Accelerator launched for black women in asset management

Black Women in Asset Management has launched an accelerator programme for mid-senior level Black women from across the asset management industry.

Business Woman


Black Women in Asset Management has launched a six-month leadership programme aiming to “provide participants with an evidence-based curriculum designed to support black women who aspire to break the concrete wall, and lead with impact.”

The BWAM Leadership Accelerator will bring together a cohort of high-performing, mid-senior level Black women from across the asset management industry, including professional services.

The Accelerator will include 1:1 coaching, practical exercises, case studies, action planning, coaching circles, webinars and lectures delivered by coaches, business leaders and inspiring speakers.

Investing in black women in the workforce

Jacqueline Taiwo, Chair and Co-founder of BWAM, a coalition of asset management workers, said the programme offers organisations an amazing opportunity to invest in the black women within their workforce.

According to latest data from BoardEx, as of February 16, just 4% of FTSE 100 board positions are held by women of colour, falling to just 2%-3% across the smaller indexes.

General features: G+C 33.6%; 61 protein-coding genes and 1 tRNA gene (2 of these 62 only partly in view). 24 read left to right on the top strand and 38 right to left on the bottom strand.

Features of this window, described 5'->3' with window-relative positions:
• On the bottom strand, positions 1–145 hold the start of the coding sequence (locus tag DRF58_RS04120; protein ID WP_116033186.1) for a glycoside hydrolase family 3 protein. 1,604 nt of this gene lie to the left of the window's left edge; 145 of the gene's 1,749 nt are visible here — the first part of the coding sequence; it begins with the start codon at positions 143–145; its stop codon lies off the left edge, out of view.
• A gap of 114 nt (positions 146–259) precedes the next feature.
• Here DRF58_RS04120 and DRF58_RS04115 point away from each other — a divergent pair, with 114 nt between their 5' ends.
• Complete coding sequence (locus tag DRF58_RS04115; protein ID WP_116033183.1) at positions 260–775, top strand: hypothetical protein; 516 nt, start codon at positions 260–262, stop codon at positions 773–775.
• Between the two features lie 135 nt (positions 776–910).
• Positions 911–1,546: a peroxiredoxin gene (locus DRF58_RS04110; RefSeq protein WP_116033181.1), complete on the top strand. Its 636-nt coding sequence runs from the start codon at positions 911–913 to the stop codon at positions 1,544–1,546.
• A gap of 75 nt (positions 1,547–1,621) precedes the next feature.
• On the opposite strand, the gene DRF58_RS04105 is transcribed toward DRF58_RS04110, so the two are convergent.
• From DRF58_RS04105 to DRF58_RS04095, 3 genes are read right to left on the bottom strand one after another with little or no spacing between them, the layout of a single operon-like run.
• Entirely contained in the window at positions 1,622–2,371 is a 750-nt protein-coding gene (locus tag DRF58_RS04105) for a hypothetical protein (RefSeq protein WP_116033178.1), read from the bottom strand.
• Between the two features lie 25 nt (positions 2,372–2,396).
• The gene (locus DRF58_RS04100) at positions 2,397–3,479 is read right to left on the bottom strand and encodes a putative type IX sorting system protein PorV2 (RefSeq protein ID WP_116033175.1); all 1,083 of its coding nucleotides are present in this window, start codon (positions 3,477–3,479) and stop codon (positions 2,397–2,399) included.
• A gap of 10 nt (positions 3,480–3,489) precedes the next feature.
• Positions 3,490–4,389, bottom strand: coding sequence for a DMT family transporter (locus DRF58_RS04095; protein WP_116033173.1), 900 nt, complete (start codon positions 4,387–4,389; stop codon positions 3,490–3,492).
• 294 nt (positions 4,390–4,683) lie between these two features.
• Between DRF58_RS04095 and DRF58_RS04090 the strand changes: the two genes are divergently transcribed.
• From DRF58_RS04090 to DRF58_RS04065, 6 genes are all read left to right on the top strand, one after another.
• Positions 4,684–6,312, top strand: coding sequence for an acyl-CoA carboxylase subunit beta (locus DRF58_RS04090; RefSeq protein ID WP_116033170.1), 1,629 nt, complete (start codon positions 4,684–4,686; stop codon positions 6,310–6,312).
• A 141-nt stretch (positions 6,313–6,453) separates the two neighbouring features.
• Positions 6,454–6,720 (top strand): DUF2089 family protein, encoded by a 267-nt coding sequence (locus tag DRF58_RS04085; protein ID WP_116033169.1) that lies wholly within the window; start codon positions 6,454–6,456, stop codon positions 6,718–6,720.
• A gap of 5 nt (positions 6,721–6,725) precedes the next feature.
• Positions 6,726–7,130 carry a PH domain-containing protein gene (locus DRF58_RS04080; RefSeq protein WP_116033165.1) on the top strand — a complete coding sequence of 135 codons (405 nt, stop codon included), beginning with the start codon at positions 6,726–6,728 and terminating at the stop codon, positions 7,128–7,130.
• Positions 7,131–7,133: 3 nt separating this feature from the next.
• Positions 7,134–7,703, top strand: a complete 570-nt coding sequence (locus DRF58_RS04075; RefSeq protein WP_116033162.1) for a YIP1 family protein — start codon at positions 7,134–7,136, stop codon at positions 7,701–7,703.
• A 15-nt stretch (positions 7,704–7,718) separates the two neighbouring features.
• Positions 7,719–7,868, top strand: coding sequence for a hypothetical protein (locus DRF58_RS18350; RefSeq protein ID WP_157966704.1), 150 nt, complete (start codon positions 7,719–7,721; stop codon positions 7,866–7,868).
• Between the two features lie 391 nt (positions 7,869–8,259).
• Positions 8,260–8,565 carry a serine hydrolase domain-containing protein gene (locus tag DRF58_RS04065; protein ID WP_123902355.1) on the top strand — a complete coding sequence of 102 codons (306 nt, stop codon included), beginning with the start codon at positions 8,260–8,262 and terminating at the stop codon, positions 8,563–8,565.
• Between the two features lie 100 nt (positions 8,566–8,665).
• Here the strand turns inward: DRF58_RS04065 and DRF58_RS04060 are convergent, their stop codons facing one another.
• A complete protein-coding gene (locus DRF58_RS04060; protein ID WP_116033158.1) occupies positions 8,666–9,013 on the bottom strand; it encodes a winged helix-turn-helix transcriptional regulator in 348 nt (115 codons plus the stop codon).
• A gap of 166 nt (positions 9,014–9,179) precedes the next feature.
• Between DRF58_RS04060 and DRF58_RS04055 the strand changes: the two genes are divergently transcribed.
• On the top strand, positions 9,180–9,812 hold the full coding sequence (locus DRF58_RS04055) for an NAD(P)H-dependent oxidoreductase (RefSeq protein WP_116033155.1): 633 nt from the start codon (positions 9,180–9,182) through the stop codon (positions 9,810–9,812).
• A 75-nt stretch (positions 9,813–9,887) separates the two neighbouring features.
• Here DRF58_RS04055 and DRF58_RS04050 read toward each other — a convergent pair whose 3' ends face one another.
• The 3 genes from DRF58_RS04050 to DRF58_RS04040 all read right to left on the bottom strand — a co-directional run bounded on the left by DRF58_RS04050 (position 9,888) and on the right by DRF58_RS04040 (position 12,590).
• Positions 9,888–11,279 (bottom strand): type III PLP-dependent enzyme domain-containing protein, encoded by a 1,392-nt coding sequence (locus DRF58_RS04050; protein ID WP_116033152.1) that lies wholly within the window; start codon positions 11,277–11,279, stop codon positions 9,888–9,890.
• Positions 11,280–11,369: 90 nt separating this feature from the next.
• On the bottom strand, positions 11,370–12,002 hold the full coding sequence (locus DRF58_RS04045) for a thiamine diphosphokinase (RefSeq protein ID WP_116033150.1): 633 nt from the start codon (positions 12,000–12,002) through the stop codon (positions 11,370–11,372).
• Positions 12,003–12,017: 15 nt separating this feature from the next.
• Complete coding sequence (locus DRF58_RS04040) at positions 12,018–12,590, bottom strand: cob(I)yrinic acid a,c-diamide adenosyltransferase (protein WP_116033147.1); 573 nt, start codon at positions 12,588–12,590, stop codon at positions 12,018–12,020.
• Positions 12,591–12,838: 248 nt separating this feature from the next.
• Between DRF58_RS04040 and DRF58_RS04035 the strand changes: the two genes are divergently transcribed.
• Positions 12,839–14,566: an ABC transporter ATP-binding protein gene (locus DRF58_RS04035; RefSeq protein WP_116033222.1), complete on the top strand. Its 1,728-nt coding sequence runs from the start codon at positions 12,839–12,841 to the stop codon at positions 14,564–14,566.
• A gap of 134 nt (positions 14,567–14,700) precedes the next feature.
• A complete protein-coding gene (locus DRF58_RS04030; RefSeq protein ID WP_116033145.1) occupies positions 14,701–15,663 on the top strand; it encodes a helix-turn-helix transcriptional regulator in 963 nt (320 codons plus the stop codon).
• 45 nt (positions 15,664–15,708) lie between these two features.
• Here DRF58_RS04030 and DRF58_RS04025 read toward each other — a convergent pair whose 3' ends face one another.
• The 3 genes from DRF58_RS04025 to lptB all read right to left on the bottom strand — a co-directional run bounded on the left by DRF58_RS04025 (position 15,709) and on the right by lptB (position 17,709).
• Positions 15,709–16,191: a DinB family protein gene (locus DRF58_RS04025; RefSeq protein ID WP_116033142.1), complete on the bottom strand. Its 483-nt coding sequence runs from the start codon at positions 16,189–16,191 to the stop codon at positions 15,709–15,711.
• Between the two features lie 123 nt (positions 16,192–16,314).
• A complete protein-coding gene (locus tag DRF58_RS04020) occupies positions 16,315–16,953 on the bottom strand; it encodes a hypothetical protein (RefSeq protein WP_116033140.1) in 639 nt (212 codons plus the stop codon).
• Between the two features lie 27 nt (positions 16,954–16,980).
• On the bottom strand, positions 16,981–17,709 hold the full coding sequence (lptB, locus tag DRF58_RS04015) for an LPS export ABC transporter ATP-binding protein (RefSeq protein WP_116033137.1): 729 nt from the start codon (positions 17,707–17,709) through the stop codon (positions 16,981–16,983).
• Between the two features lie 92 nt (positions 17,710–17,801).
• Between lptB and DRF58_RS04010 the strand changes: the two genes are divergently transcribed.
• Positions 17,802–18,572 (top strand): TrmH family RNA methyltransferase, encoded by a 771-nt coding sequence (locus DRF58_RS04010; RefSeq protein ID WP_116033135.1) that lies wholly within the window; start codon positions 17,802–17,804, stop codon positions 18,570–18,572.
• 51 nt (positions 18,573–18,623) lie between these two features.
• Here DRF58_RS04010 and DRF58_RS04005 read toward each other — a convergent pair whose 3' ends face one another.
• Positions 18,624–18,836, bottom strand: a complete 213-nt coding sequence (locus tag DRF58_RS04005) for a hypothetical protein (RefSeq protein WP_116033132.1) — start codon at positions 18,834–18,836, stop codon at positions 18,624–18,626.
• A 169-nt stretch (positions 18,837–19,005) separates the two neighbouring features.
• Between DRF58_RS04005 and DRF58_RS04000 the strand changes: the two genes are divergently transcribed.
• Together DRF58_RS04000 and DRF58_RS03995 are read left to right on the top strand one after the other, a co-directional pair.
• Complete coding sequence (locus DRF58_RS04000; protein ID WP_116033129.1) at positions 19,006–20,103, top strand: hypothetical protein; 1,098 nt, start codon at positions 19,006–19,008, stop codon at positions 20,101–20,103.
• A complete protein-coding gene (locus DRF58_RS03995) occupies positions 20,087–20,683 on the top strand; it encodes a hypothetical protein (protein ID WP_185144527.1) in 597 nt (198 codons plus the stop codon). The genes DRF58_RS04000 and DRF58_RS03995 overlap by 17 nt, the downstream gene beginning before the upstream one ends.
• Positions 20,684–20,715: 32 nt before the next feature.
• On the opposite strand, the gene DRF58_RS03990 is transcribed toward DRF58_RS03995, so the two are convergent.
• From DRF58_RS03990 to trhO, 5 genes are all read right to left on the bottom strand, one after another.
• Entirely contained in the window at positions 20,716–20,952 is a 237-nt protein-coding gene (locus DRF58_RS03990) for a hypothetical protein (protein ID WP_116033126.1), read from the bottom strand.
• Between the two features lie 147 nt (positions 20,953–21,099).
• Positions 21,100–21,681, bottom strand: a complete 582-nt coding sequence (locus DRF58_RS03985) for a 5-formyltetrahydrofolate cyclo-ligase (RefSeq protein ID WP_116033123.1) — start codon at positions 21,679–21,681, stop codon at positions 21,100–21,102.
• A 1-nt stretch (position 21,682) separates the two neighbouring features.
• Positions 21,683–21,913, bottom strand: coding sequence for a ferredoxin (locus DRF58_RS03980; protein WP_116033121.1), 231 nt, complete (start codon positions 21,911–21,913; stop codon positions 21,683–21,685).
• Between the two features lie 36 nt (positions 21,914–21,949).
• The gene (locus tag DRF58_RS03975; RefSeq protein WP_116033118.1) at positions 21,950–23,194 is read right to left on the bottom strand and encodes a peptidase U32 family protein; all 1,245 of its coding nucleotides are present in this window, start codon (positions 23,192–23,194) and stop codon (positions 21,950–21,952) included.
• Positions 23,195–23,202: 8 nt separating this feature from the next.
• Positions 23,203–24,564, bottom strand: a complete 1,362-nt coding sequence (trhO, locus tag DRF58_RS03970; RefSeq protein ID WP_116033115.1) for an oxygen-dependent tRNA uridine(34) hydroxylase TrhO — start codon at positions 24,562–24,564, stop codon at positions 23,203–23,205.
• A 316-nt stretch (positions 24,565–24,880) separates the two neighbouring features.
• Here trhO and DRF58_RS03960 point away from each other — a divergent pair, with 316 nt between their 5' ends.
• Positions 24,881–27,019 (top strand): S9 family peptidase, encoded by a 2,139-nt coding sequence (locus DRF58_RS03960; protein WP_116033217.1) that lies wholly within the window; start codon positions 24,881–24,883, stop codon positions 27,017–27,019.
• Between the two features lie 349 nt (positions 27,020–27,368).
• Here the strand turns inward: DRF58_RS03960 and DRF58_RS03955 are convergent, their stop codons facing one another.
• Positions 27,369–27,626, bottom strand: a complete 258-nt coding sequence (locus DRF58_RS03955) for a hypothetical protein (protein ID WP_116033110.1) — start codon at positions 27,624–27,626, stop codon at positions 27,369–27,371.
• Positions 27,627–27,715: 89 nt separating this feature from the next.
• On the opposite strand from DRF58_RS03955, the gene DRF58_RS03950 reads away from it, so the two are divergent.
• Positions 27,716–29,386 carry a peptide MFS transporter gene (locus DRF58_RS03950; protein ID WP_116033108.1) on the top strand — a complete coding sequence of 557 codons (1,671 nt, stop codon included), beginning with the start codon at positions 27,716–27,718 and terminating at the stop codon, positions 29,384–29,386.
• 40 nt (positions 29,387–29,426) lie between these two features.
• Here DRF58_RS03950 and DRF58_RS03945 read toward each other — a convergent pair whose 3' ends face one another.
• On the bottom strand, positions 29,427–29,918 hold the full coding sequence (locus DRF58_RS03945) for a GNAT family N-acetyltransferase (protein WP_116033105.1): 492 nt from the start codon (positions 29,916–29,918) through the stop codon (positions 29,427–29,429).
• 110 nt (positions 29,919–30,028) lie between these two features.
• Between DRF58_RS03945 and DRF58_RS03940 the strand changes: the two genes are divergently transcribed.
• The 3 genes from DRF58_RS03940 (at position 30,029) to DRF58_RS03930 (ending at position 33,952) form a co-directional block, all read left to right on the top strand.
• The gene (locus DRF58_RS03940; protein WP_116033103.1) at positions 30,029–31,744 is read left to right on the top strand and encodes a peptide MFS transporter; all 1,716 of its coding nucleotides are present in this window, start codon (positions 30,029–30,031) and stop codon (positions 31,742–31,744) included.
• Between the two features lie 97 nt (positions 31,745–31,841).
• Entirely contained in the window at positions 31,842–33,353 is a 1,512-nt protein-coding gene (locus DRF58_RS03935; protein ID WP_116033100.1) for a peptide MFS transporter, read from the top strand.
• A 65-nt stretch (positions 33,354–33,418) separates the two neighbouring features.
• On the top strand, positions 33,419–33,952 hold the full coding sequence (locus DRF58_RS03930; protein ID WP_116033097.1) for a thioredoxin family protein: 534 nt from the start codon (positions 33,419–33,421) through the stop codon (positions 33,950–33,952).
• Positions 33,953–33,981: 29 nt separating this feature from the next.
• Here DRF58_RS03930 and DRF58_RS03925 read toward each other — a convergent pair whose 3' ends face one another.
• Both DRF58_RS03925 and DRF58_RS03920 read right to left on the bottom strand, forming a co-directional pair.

BLAM was set up to put pressure on investment firms and capital allocators to become effective agents of social change. It says managers are now increasingly incorporating ESG [environmental, social and corporate governance] factors into investment processes, but says “social investment risks, especially those related to racial injustice, are rarely considered”.

It calls on investment firms to build an anti-racist portfolio, including setting metrics to examine a company’s or issuer’s demonstrated commitment to racial diversity during the research, diligence, and assessment process and divesting from companies that benefit from business models that perpetuate racial inequities; expand the pipeline of Black women in finance, including by looking outside the usual universities and promoting more apprenticeships; promote Black women through coaching, mentorship, sponsorship and stretch assignments tailored to Black women; partner with Black women’s networks to find Black women advisors to lead on diligence, lawyers to structure deals, or executives to serve on portfolio boards; and advocate for policy change.

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